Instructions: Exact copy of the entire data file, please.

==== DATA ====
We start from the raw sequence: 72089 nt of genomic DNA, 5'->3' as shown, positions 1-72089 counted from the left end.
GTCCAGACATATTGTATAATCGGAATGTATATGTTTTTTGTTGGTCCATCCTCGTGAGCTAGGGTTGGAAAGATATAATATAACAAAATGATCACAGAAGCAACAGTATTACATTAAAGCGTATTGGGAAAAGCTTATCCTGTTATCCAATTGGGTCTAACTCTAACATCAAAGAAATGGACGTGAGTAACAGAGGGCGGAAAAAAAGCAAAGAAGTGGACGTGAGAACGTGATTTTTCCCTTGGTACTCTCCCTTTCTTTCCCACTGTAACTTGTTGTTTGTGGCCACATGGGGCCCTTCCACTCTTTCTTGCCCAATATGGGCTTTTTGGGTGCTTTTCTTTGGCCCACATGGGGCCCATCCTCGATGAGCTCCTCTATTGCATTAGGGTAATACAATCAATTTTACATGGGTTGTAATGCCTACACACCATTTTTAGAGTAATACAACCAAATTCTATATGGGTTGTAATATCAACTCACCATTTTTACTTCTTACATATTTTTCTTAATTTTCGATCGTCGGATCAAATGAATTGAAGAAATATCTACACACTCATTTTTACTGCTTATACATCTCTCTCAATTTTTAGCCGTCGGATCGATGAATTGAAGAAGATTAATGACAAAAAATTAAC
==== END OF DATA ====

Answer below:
We start from the raw sequence: 72089 nt of genomic DNA, 5'->3' as shown, positions 1-72089 counted from the left end.
GTCCAGACATATTGTATAATCGGAATGTATATGTTTTTTGTTGGTCCATCCTCGTGAGCTAGGGTTGGAAAGATATAATATAACAAAATGATCACAGAAGCAACAGTATTACATTAAAGCGTATTGGGAAAAGCTTATCCTGTTATCCAATTGGGTCTAACTCTAACATCAAAGAAATGGACGTGAGTAACAGAGGGCGGAAAAAAAGCAAAGAAGTGGACGTGAGAACGTGATTTTTCCCTTGGTACTCTCCCTTTCTTTCCCACTGTAACTTGTTGTTTGTGGCCACATGGGGCCCTTCCACTCTTTCTTGCCCAATATGGGCTTTTTGGGTGCTTTTCTTTGGCCCACATGGGGCCCATCCTCGATGAGCTCCTCTATTGCATTAGGGTAATACAATCAATTTTACATGGGTTGTAATGCCTACACACCATTTTTAGAGTAATACAACCAAATTCTATATGGGTTGTAATATCAACTCACCATTTTTACTTCTTACATATTTTTCTTAATTTTCGATCGTCGGATCAAATGAATTGAAGAAATATCTACACACTCATTTTTACTGCTTATACATCTCTCTCAATTTTTAGCCGTCGGATCGATGAATTGAAGAAGATTAATGACAAAAAATTAAC